The inboard end of the side limbs 44, 46 is completed in each case by a torsion arm 68, 70 which serves to provide spring wind-up on assembly by insertion under the inner periphery of the inboard disc to generate spring load within the wire spring construction for the purposes described above.
Turning now to the operation of the disc brake 10, upon assembly of the brake discs 12, 14 in relation to the rotatable mounting hub 16, the resilient means 36 (numbering between 3 and 6 per wheel brake, depending upon the construction and other requirements of the particular automotive vehicle) are installed with the wire springs 42 in a stressed condition. This causes outward load to be applied generally equally to the brake discs and thus causes likewise the effect of disc tilt-control and disc dynamic control during use.
As regards the disc link function of the resilient means 36 and the simultaneous movement of the discs 12, 14 upon initiation of brake actuation, such occurs as follows. When actuation means 34 applies a generally outboard-directed force to the inboard friction element 18, this causes direct and immediate movement of that friction element and likewise of the inboard disc 12 together with the (series of) resilient means 36 and the link means 54 which are both constituted by wire springs 42.
Each wire spring 42 moves with the inboard disc 12 because the two structures are positively interconnected by the disc receptor 58 of each of the side limbs 44, 46. Therefore, as braking is initiated, not only is there an immediate movement of the inboard disc and its associated friction elements in the axial direction, but also a simultaneous axial movement of the entire pair of link means 54, 56 or side limbs 44, 46 (which are the same structures and form part of wire spring 42).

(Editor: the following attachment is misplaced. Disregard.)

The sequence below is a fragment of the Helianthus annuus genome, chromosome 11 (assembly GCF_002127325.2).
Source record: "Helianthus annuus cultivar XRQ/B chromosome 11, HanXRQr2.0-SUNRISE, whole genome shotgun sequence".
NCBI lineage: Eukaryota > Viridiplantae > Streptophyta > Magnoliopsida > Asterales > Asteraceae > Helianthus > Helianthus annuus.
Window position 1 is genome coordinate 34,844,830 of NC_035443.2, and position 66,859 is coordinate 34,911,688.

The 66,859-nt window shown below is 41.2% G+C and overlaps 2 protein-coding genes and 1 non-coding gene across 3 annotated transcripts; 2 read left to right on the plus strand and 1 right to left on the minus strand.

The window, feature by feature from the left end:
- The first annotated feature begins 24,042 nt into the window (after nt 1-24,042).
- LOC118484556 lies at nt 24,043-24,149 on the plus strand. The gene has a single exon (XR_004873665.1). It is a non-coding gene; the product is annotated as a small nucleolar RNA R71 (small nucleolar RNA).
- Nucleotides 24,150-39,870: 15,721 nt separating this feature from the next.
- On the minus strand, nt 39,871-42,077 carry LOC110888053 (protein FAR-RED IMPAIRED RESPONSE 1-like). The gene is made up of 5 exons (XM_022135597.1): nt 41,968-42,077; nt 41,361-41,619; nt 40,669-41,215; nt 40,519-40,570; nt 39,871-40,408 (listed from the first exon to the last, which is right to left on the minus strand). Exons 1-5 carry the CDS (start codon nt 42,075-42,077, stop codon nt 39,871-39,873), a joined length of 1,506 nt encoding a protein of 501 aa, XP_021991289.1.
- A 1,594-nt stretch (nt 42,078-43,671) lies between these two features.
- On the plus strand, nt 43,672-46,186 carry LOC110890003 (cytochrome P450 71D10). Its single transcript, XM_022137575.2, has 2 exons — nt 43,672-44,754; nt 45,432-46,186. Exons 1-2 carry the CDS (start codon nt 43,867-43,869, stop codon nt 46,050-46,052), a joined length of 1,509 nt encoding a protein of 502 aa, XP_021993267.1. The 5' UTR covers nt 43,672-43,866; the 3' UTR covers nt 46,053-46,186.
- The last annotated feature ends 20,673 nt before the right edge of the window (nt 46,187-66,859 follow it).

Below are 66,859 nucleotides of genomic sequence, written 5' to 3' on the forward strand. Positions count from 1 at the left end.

At this point is noteworthy to draw attention to the flattened and unstressed profiles 50, 52 respectively of the side limbs 44, 46 which give a measure of the sliding frictional engagement force acting between each of the wire springs and the inner periphery of outboard brake disc 14. In short, the connection between the link means or side limbs 44, 46 and the outboard disc 14 amounts to a sliding frictional connection which likewise simultaneously transmits axial drive to the outboard disc and initiates its simultaneous movement. Thus, by virtue of the frictional axial drive connection, the outboard disc 14 is simultaneously axially moved with inboard disc 12. Likewise, by virtue of the fact that the drive is only frictional and not a positive drive, the drive is interrupted very shortly after it has commenced and the outboard disc can then slip relative to the side limbs 44, 46 as the (very small) clearances which need to be taken up to achieve full brake engagement are indeed taken up.